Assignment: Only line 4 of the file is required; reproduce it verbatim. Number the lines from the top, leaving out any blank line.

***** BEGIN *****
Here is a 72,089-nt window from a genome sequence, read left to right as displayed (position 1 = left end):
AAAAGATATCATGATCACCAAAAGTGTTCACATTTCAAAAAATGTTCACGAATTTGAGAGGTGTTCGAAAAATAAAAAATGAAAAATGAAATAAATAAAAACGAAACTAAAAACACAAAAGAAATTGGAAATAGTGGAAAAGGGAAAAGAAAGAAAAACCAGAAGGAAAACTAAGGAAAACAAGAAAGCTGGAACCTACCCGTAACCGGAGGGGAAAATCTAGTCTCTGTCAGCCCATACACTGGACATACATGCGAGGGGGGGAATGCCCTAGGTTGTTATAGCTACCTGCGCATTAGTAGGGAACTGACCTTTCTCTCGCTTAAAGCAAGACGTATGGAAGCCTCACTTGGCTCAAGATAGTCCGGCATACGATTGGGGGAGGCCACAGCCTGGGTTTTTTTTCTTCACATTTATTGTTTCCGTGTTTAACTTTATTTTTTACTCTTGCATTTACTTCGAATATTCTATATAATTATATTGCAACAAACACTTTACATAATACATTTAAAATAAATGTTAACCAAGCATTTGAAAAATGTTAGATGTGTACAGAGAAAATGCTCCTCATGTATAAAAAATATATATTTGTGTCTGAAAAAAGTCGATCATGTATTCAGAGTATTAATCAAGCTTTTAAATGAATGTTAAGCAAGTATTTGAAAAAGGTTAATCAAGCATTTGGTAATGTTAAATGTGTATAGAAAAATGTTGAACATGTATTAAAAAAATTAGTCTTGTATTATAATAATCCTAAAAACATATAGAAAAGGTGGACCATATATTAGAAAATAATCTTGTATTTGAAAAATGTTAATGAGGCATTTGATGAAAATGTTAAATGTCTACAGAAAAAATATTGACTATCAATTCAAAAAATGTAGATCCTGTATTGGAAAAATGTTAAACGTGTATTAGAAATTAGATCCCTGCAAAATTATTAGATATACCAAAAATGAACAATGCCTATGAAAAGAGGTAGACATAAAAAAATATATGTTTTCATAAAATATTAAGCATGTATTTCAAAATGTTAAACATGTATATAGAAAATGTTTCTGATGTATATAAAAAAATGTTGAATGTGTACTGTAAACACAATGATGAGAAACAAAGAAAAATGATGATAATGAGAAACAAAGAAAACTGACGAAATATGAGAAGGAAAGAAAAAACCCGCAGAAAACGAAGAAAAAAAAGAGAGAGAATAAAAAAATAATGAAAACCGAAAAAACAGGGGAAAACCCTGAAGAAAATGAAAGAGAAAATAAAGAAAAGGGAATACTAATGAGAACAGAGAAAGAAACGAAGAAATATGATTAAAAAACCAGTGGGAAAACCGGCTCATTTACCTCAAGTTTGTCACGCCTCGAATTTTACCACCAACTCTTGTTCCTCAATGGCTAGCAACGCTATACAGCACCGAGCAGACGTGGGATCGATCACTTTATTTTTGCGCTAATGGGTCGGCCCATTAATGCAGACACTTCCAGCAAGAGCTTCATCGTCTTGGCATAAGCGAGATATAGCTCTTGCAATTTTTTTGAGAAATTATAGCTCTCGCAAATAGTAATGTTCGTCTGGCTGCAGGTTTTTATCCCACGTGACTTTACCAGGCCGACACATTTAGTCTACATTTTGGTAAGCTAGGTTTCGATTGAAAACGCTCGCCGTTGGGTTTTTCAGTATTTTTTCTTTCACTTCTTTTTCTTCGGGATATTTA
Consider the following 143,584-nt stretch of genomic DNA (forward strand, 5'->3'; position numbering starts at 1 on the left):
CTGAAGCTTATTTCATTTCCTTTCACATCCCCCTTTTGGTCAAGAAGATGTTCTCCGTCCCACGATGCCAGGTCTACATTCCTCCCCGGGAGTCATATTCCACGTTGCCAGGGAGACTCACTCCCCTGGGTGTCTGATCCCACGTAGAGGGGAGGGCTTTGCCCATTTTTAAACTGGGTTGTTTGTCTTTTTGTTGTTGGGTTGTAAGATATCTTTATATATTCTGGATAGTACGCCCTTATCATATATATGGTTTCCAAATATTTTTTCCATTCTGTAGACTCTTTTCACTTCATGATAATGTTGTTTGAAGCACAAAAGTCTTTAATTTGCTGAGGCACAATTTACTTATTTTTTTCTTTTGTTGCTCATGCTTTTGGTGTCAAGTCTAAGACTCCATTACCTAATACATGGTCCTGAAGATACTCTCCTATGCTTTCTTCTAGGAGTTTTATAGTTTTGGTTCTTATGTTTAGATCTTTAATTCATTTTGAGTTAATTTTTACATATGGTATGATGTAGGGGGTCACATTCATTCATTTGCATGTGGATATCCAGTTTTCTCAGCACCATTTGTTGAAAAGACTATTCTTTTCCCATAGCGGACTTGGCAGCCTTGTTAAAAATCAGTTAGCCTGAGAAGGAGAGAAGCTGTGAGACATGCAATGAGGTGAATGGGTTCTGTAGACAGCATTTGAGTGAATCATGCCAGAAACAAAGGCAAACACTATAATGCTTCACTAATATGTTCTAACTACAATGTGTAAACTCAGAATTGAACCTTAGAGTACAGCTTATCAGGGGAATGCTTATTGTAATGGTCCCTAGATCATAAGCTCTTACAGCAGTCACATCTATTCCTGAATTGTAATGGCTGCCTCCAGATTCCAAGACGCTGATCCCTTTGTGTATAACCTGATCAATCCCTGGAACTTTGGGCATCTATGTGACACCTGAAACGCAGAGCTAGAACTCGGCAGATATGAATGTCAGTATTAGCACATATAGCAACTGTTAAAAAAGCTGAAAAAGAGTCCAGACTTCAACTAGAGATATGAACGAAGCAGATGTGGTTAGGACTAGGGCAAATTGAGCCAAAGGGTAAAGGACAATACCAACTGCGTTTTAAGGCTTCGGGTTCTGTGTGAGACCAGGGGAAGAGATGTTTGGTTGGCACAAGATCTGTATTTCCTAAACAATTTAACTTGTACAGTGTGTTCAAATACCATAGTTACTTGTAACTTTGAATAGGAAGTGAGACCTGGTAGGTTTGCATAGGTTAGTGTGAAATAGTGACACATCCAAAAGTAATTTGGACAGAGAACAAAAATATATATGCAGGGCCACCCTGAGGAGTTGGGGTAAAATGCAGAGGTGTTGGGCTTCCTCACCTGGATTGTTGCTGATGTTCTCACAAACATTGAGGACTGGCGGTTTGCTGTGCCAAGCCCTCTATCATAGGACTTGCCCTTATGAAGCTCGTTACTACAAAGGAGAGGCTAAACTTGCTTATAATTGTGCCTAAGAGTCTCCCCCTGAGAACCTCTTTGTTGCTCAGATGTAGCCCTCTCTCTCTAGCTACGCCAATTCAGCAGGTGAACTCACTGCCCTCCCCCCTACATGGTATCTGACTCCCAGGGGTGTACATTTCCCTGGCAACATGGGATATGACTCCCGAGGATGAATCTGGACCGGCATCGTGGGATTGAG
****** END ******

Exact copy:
CTGAAGCTTATTTCATTTCCTTTCACATCCCCCTTTTGGTCAAGAAGATGTTCTCCGTCCCACGATGCCAGGTCTACATTCCTCCCCGGGAGTCATATTCCACGTTGCCAGGGAGACTCACTCCCCTGGGTGTCTGATCCCACGTAGAGGGGAGGGCTTTGCCCATTTTTAAACTGGGTTGTTTGTCTTTTTGTTGTTGGGTTGTAAGATATCTTTATATATTCTGGATAGTACGCCCTTATCATATATATGGTTTCCAAATATTTTTTCCATTCTGTAGACTCTTTTCACTTCATGATAATGTTGTTTGAAGCACAAAAGTCTTTAATTTGCTGAGGCACAATTTACTTATTTTTTTCTTTTGTTGCTCATGCTTTTGGTGTCAAGTCTAAGACTCCATTACCTAATACATGGTCCTGAAGATACTCTCCTATGCTTTCTTCTAGGAGTTTTATAGTTTTGGTTCTTATGTTTAGATCTTTAATTCATTTTGAGTTAATTTTTACATATGGTATGATGTAGGGGGTCACATTCATTCATTTGCATGTGGATATCCAGTTTTCTCAGCACCATTTGTTGAAAAGACTATTCTTTTCCCATAGCGGACTTGGCAGCCTTGTTAAAAATCAGTTAGCCTGAGAAGGAGAGAAGCTGTGAGACATGCAATGAGGTGAATGGGTTCTGTAGACAGCATTTGAGTGAATCATGCCAGAAACAAAGGCAAACACTATAATGCTTCACTAATATGTTCTAACTACAATGTGTAAACTCAGAATTGAACCTTAGAGTACAGCTTATCAGGGGAATGCTTATTGTAATGGTCCCTAGATCATAAGCTCTTACAGCAGTCACATCTATTCCTGAATTGTAATGGCTGCCTCCAGATTCCAAGACGCTGATCCCTTTGTGTATAACCTGATCAATCCCTGGAACTTTGGGCATCTATGTGACACCTGAAACGCAGAGCTAGAACTCGGCAGATATGAATGTCAGTATTAGCACATATAGCAACTGTTAAAAAAGCTGAAAAAGAGTCCAGACTTCAACTAGAGATATGAACGAAGCAGATGTGGTTAGGACTAGGGCAAATTGAGCCAAAGGGTAAAGGACAATACCAACTGCGTTTTAAGGCTTCGGGTTCTGTGTGAGACCAGGGGAAGAGATGTTTGGTTGGCACAAGATCTGTATTTCCTAAACAATTTAACTTGTACAGTGTGTTCAAATACCATAGTTACTTGTAACTTTGAATAGGAAGTGAGACCTGGTAGGTTTGCATAGGTTAGTGTGAAATAGTGACACATCCAAAAGTAATTTGGACAGAGAACAAAAATATATATGCAGGGCCACCCTGAGGAGTTGGGGTAAAATGCAGAGGTGTTGGGCTTCCTCACCTGGATTGTTGCTGATGTTCTCACAAACATTGAGGACTGGCGGTTTGCTGTGCCAAGCCCTCTATCATAGGACTTGCCCTTATGAAGCTCGTTACTACAAAGGAGAGGCTAAACTTGCTTATAATTGTGCCTAAGAGTCTCCCCCTGAGAACCTCTTTGTTGCTCAGATGTAGCCCTCTCTCTCTAGCTACGCCAATTCAGCAGGTGAACTCACTGCCCTCCCCCCTACATGGTATCTGACTCCCAGGGGTGTACATTTCCCTGGCAACATGGGATATGACTCCCGAGGATGAATCTGGACCGGCATCGTGGGATTGAG